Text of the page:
City Attorney Narrowly Avoids State Supreme Court’s Wrath By MIKE McKEE San Francisco Recorder

Friday January 20, 2006

Berkeley City Attorney Manuela Albuquerque walked a dangerous line during oral arguments before the California Supreme Court in San Francisco a week ago—and probably didn’t even realize it.  

Several times during the case in which she was defending the city’s decision to deny free mooring to the Sea Scouts—an affiliate of the Boy Scouts of America—Albuquerque interrupted or talked over questions posed by justices Joyce Kennard and Marvin Baxter. She even ignored an inquiry by Kennard, insisting on completely answering a previous question by the justice.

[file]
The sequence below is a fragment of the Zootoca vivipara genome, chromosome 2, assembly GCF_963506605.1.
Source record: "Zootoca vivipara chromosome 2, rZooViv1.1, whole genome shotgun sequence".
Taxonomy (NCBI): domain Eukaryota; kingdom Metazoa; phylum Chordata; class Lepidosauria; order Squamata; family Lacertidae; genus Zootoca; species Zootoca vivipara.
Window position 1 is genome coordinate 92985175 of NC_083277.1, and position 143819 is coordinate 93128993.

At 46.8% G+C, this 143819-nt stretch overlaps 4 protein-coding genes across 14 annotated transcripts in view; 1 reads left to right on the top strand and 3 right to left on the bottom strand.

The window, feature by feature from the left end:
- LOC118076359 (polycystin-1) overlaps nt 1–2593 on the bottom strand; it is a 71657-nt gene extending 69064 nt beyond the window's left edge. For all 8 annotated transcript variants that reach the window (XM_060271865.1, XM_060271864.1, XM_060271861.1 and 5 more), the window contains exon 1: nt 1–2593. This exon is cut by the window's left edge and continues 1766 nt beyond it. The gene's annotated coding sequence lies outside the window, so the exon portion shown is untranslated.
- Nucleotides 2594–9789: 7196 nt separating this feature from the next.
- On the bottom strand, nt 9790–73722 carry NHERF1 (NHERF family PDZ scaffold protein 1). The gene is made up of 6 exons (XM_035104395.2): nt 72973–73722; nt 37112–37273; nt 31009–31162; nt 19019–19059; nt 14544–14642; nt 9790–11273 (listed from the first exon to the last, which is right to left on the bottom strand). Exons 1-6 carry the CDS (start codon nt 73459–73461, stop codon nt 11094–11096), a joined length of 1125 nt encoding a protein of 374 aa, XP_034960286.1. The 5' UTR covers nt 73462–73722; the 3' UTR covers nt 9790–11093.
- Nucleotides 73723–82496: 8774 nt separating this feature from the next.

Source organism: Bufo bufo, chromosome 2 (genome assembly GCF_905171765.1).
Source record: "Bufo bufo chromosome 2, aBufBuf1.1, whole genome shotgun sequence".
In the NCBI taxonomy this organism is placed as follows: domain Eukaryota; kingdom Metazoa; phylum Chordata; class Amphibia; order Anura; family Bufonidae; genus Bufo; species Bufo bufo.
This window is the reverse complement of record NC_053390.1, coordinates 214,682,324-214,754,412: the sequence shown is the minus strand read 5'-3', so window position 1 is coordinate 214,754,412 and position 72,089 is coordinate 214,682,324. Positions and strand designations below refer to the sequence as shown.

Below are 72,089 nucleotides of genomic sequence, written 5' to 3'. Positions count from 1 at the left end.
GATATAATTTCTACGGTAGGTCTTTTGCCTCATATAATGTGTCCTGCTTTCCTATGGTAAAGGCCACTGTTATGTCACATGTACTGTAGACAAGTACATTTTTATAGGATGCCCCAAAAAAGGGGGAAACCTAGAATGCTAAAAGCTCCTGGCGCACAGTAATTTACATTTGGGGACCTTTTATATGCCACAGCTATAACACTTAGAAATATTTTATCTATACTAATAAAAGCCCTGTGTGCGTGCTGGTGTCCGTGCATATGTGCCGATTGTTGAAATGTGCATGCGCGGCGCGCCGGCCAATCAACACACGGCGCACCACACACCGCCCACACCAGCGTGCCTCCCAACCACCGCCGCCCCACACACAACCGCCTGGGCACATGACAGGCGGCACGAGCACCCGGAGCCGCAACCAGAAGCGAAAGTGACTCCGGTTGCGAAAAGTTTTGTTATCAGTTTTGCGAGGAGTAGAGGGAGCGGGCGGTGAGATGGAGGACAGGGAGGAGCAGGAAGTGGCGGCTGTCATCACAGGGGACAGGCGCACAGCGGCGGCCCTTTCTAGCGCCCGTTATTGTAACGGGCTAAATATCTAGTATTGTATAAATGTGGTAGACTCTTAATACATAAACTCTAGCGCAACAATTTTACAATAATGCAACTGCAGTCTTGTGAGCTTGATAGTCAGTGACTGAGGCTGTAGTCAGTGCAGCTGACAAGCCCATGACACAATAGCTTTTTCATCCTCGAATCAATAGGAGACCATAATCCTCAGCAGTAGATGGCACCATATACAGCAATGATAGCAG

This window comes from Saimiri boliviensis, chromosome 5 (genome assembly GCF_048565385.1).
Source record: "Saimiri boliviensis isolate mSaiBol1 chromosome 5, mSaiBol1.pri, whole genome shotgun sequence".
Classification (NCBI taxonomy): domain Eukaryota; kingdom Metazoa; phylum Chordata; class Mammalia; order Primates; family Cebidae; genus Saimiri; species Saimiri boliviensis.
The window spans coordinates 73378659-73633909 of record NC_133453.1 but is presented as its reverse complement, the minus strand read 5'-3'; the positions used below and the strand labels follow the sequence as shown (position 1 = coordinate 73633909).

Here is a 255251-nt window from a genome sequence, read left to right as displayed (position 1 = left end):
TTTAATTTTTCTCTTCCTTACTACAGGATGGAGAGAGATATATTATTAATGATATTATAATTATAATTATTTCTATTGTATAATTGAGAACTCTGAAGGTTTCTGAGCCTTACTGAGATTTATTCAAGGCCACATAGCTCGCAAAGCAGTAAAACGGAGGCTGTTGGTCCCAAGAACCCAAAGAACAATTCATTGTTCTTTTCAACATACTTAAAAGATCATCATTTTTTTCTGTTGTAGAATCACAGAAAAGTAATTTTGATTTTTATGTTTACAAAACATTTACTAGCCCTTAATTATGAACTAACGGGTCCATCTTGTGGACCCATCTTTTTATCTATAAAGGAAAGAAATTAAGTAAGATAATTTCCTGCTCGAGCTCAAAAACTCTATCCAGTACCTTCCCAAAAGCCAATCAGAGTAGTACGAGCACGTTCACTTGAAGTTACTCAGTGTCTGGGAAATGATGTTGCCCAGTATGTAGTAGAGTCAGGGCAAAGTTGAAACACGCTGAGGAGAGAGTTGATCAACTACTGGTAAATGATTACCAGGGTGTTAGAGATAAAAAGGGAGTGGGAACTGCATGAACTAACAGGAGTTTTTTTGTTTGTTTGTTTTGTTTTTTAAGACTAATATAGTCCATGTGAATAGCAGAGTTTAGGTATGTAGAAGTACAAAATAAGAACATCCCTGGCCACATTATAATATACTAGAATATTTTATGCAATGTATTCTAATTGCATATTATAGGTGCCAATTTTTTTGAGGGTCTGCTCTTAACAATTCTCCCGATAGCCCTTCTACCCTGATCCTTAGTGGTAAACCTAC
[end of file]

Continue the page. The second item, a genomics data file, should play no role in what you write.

That just isn’t done, and it was surprising that neither Kennard nor Baxter snapped Albuquerque in line with a sharp retort. Both appeared frustrated by Albuquerque’s well-intentioned interruptions, but bit their tongues rather than get mean.  

Kennard, however, did plead with Albuquerque at one point to just let her finish a sentence. The attorney seemed to calm down afterward and butted in less often.  

Still, veteran court watchers were holding their breath, waiting for the rebuke that never came from the bench.  

Don’t expect future buttinskis to be so lucky.  



Reprinted with permission from the Jan. 17 issue of the San Francisco Recorder. All rights reserved. Further duplication is prohibited.